The fallout continues at Mozilla over the web giant's promotion of Proposition 8 donor Brendan Eich (right) to CEO.
According to the Wall Street Journal, half of the company's six-member board -- including two former CEOs -- resigned last week in response to Eich's hire:
Gary Kovacs, a former Mozilla CEO who runs online security company AVG Technologies; John Lilly, another former Mozilla CEO now a partner at venture-capital firm Greylock Partners; and Ellen Siminoff, CEO of online education startup Shmoop, left the board last week.
The departures leave three people on the Mozilla board: co-founder Mitchell Baker; Reid Hoffman, co-founder of LinkedIn, and Katharina Borchert, chief executive of German news site Spiegel Online.
The three board members who resigned sought a CEO from outside Mozilla with experience in the mobile industry who could help expand the organization's Firefox OS mobile-operating system and balance the skills of co-founders Eich and Baker, the people familiar with the situation said. They did not want to be identified because they are not authorized to speak publicly about the matter.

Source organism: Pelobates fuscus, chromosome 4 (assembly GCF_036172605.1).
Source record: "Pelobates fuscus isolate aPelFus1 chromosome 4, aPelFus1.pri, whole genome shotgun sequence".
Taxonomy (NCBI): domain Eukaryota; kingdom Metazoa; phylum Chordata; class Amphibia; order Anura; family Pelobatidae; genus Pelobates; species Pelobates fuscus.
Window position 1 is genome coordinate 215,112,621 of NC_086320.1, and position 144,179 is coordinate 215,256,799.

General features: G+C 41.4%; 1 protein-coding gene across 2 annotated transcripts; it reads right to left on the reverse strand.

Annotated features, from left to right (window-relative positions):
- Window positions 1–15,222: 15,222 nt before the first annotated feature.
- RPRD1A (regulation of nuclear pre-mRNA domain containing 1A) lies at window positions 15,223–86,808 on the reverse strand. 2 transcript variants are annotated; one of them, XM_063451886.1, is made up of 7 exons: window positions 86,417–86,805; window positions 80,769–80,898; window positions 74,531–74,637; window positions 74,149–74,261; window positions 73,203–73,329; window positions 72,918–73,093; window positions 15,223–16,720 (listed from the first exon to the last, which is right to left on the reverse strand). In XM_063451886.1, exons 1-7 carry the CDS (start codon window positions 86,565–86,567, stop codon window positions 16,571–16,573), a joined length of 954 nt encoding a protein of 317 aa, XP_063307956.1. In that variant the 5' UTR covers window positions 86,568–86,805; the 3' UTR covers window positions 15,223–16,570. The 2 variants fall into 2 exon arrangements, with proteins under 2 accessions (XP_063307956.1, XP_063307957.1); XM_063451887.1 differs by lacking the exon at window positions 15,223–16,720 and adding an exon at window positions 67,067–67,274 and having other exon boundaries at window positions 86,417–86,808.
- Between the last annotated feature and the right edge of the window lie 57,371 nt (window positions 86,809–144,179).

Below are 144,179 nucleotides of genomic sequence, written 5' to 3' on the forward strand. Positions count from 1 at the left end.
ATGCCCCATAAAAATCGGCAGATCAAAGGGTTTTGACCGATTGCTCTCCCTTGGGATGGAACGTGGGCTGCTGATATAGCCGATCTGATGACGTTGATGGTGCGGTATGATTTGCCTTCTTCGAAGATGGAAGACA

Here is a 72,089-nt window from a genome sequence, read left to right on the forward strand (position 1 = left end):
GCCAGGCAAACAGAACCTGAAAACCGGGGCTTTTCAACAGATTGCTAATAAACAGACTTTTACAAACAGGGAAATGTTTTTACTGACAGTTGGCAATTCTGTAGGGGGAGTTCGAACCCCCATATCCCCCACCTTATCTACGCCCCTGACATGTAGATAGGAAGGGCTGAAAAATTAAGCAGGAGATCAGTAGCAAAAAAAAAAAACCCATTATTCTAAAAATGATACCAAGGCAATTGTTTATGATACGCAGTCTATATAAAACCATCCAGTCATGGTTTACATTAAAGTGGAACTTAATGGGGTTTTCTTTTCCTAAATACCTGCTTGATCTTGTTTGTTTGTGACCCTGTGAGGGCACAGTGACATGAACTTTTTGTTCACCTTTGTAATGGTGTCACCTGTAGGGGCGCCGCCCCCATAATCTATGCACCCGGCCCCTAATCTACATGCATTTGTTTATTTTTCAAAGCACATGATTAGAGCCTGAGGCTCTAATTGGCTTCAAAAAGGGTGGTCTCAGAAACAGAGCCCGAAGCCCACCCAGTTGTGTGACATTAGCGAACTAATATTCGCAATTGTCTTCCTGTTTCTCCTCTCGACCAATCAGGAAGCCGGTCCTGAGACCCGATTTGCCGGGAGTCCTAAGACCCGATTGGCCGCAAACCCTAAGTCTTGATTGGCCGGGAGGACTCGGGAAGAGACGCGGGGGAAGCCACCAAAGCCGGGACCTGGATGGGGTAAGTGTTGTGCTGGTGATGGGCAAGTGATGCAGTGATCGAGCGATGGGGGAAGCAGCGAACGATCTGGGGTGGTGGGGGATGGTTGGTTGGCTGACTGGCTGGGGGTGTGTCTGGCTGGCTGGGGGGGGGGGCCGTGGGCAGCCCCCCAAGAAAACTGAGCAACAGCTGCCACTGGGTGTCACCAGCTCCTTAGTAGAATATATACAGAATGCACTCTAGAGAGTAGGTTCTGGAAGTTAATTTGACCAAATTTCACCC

Pressure is mounting on Eich as well: progressive advocacy organization CREDO launched a petition to Mozilla calling on Eich to publicly reverse his position and announce unequivocal support for marriage equality. If he is not willing to do so, the petition creators say, he must resign.
But the board's decision to elevate Eich, whose history of anti-gay advocacy was public before he was hired, to the position of CEO is a forceful gesture that elevates an advocate of writing discrimination into our laws to the head of a global brand representing openness and equality. The people at Mozilla and their massive community of users deserve better than a leader that advocates for inequality and hate.
It's not enough for Eich to pledge that he will enforce Mozilla's strong internal policies that ensure all employees are treated equal when he continues to refuse to renounce his advocacy for legislating hateful discrimination against gays and lesbians with constitutional amendments such as Proposition 8.
We hope for and would welcome a public statement from Eich of unequivocal support for equality not just within Mozilla but for all Americans. If he cannot do this he should resign or be fired.
As of this writing, CREDO's petition has almost 67,000 signatures. If you'd like to add yours, click here.
UPDATE: Dating site OKCupid has now joined the fray. Details, after the jump.